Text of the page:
Saturday, July 29, 2023

When a Stranger Calls / *** (1979)

“When a Stranger Calls” endures primarily for two sequences that bookend a fairly routine middle act. The first, in which a young high school babysitter (Carol Kane) is left alone in a neighbor’s house while a menacing voice hurls ominous warnings over a phone (“I want to feel your blood on me”), is the total summation of a director evoking all the qualities of a thrilling short subject, while the latter manages to play into the same tension as her long ordeal – and the trajectory of the villain – come full circle. But compelled by the success of “Halloween” and the urgings of studio heads who wanted their own slice of the new bloody pie that was teenage slashers, Fred Walton’s material became a full-length feature marred by conflicting values: meandering pacing, unconvincing heroes, implausible setups and a plethora of fairly uninteresting extra characters randomly stuffed in an underwritten screenplay. Yet to watch the film in its entirety is to find an intriguing case study in the differing values of the long and short forms of this medium. Was Walton just too exhausted by wallop of the first and last sequences to really commit himself to something great for a full-length endeavor? The movie is hardly worthless or even insulting – there are, in fact, some passable stuff among all the middle muck – but so brilliant are the opening and closing passages that they deserved more than just an average link in the chain.

Friday, July 21, 2023

Death Proof / *** (2007)

“There are few things as fetching as a bruised ego on a beautiful angel.”

There’s little more that can be said of the Tarantino method that hasn’t already been analyzed by countless critics and film historians, but if one were to attempt and condense all his sensibilities into a single opus, “Death Proof” contains just about every trait worth mentioning. Made on a whim along with Robert Rodriguez’ “Planet Terror” as part of their 2007 Grindhouse throwback, the movie is a shameless clash of underground 1970s sensibilities, married by a plot that plays like a spaghetti western and dialogue that has all the sophisticated awareness of blaxploitation. Sometimes, particularly in the slower moments, we sense a twinkle of glee emulating from the material, as if its director has found content that exists just for his sake as opposed to one that he must mold and refine. If the likes of “Kill Bill” or “Django Unchained” are imprinted with his signature, his lone horror film is more like an old tattoo: as much a part of him as he is a part of the culture of underground B-movie shlock that first gave him his creative wings so long ago.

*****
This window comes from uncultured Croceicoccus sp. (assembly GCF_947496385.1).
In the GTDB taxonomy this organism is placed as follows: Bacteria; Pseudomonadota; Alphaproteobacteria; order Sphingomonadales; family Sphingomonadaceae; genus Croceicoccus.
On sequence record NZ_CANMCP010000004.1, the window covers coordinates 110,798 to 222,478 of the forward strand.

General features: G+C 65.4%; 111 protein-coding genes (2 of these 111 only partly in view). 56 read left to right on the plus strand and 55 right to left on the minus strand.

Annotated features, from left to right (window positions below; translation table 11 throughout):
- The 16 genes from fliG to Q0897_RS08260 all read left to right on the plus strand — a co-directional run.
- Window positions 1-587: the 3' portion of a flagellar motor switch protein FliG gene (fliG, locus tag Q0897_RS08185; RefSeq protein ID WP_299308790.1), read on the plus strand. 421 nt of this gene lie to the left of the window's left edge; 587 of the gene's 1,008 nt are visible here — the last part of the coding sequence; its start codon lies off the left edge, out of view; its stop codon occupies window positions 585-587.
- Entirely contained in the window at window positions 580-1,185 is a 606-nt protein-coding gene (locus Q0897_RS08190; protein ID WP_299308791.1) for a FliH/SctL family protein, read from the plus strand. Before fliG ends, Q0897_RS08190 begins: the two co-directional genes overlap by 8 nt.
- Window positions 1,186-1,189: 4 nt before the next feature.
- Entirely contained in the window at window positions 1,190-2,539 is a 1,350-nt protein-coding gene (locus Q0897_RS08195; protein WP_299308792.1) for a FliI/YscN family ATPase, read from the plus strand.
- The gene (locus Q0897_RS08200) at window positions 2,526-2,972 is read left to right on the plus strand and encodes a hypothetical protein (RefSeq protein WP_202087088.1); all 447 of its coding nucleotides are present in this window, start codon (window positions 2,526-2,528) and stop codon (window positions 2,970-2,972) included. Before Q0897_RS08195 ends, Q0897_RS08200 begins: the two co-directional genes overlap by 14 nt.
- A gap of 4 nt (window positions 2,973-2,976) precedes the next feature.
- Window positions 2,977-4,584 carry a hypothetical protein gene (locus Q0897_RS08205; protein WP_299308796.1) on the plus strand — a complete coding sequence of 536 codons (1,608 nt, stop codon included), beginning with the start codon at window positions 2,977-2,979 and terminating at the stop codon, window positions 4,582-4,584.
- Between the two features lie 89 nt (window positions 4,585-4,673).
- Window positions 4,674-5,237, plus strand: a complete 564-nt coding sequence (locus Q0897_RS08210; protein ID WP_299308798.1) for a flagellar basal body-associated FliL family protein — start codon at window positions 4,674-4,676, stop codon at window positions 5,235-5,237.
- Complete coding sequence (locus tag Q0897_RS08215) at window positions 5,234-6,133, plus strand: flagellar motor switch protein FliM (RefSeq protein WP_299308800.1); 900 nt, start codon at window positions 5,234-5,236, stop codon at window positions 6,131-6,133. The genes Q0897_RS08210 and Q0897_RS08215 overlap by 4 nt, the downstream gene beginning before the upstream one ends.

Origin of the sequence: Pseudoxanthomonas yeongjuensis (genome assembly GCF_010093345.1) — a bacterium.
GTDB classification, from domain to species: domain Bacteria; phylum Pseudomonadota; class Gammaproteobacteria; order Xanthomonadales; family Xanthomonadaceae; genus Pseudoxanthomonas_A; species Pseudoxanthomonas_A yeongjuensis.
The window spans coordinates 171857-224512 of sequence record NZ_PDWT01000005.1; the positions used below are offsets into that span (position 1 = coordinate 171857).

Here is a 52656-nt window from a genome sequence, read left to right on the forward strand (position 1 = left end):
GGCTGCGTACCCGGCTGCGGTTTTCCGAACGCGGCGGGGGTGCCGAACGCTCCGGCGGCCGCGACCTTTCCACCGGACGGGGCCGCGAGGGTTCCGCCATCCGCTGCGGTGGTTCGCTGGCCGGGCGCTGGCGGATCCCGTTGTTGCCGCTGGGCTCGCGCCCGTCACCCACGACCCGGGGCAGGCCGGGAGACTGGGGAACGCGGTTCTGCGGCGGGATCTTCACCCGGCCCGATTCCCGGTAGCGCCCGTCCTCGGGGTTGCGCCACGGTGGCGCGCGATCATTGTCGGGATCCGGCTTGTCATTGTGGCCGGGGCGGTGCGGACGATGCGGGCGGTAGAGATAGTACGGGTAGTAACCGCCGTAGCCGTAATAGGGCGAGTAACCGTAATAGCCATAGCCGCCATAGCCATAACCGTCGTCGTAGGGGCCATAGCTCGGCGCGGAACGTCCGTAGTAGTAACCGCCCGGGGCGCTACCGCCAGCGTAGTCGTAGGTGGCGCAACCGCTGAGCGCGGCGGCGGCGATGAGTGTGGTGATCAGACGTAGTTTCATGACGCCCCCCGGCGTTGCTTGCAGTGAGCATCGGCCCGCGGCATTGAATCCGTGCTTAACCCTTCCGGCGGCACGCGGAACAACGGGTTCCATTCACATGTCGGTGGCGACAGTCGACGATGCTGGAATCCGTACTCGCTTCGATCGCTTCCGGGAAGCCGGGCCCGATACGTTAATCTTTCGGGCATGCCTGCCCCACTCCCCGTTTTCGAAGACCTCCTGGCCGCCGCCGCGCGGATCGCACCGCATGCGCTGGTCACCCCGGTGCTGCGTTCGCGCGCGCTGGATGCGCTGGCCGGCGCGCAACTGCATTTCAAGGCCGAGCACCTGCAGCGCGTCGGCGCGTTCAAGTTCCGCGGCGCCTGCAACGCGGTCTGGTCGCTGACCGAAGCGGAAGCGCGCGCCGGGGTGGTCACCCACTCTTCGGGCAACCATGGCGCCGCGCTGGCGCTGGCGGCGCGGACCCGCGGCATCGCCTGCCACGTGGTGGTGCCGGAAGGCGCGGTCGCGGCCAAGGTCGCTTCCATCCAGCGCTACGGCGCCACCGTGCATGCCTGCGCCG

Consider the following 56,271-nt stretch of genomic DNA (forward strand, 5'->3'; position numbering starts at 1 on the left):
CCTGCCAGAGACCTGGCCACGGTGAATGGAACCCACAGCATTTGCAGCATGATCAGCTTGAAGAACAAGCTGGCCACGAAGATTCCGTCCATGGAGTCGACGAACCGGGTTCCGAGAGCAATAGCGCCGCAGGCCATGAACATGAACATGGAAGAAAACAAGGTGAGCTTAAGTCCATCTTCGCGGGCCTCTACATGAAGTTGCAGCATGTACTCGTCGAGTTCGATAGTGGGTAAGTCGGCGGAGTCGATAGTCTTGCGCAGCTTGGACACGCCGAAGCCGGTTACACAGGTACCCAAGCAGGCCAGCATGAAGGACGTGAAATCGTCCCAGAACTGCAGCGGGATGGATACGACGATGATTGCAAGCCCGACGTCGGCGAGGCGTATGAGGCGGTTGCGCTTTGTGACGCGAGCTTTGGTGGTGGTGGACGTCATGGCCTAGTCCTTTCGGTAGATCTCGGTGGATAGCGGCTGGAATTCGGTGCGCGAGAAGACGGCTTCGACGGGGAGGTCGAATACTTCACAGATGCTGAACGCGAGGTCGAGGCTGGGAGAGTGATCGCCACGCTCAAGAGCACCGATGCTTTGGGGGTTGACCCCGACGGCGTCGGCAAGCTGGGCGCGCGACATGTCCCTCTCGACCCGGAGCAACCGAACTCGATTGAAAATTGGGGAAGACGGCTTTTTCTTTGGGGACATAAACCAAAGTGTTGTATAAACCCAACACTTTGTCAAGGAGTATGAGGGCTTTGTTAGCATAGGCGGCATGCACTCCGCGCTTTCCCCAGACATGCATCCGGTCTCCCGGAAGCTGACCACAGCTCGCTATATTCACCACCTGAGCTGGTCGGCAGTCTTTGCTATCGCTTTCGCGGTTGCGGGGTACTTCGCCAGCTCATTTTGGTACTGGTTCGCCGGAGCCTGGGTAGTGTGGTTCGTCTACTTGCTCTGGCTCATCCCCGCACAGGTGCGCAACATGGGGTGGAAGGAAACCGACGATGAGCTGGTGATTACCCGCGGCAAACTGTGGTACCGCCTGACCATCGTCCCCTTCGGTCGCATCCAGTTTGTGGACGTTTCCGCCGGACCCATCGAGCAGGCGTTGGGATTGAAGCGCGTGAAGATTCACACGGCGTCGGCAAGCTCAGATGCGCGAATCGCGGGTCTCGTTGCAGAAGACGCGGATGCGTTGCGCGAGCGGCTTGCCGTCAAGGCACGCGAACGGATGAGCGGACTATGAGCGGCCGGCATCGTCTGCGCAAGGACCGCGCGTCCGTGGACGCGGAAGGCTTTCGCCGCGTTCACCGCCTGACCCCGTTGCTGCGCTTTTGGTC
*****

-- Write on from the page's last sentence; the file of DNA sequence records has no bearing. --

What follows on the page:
Saturday, July 15, 2023

The Outwaters / * (2022)

Somewhere in the vacant expanse that is the Mojave desert, four friends with unfledged verbal skills will partake in a sad, confusing ambush in the dark that culminates with lots of screaming and blood splatters, all to be barely spied by a camera lens that is always shooting at unflattering angles while a small flashlight ray attempts to zero in on thoroughly uninteresting findings. That is the central engine behind “The Outwaters,” yet another found footage yarn that comes to us with an even loftier promise: all that is about to happen will defy the very basic notions of this subgenre’s primary formula. Defy it does, but to what end? To confuse and sadden the audience? To get them thinking beyond ordinary horror movie trappings? I would have only welcomed that change. Alas, director Robbie Banfitch, obviously new to the fold of this form of storytelling, finds nothing in the dark other than our collective anger at having been left adrift in a confusing and listless story that ends with few certainties and even fewer solutions. There is nothing to think about on screen, no image to anchor curiosity or theme to create a sense of investment. All that might have been eased by the existence of characters who knew how to discuss their plight, but the movie only gives us simpletons who don’t seem to remember basic emotional cues, much less create a running dialogue about what may be lurking in the shadows of the desert.